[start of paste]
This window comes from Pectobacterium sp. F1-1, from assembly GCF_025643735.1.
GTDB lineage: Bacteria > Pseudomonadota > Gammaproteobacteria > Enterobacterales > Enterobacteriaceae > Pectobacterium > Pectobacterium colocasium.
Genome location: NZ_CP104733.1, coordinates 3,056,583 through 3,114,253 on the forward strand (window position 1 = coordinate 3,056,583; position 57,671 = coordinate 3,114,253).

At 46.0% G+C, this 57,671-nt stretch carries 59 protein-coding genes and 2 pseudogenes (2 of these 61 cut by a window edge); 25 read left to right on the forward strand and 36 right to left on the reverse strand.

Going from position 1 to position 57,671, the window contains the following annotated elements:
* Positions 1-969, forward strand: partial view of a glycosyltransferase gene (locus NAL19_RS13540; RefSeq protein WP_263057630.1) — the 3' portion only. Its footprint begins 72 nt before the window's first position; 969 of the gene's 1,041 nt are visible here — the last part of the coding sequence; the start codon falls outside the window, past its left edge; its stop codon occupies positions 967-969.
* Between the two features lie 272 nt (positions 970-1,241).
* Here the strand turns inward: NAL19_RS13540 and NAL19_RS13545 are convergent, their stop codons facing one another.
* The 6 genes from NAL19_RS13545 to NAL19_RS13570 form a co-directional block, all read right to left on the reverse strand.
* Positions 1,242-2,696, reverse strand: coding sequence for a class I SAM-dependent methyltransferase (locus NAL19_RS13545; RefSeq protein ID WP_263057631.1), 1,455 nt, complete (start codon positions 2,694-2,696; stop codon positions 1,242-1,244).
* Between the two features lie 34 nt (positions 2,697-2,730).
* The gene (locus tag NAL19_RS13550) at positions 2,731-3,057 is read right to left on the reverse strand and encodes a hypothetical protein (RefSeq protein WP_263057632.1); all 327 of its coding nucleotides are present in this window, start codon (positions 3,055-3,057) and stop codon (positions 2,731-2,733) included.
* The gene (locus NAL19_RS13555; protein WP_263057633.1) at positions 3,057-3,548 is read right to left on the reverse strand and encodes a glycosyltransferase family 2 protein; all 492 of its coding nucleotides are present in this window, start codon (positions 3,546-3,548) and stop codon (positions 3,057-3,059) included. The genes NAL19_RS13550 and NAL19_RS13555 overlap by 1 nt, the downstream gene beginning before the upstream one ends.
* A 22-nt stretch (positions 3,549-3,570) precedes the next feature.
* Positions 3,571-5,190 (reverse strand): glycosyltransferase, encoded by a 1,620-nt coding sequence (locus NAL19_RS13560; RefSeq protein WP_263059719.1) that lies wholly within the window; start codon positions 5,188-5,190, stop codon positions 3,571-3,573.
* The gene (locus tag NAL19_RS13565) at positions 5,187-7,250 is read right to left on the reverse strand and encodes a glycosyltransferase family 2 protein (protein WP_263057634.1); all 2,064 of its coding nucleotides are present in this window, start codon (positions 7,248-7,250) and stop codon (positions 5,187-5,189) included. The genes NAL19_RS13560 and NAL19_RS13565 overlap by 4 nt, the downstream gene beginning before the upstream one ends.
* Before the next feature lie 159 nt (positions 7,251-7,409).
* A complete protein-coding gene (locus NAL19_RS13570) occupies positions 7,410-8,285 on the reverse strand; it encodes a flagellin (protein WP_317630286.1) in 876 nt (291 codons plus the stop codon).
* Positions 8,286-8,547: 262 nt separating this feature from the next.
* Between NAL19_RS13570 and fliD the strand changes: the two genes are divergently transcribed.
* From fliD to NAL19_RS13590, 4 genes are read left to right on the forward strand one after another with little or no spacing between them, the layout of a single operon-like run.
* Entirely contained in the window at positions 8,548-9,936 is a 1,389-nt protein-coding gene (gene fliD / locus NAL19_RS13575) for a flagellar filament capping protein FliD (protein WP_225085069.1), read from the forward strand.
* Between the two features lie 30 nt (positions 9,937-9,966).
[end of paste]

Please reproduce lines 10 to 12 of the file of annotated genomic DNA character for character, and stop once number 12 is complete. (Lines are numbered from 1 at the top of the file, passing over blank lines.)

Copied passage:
* Positions 1,242-2,696, reverse strand: coding sequence for a class I SAM-dependent methyltransferase (locus NAL19_RS13545; RefSeq protein ID WP_263057631.1), 1,455 nt, complete (start codon positions 2,694-2,696; stop codon positions 1,242-1,244).
* Between the two features lie 34 nt (positions 2,697-2,730).
* The gene (locus tag NAL19_RS13550) at positions 2,731-3,057 is read right to left on the reverse strand and encodes a hypothetical protein (RefSeq protein WP_263057632.1); all 327 of its coding nucleotides are present in this window, start codon (positions 3,055-3,057) and stop codon (positions 2,731-2,733) included.